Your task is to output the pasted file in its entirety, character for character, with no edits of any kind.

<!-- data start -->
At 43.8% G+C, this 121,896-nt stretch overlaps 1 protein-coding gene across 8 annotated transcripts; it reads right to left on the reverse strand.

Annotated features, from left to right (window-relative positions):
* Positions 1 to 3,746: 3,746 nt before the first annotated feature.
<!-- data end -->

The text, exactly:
At 43.8% G+C, this 121,896-nt stretch overlaps 1 protein-coding gene across 8 annotated transcripts; it reads right to left on the reverse strand.

Annotated features, from left to right (window-relative positions):
* Positions 1 to 3,746: 3,746 nt before the first annotated feature.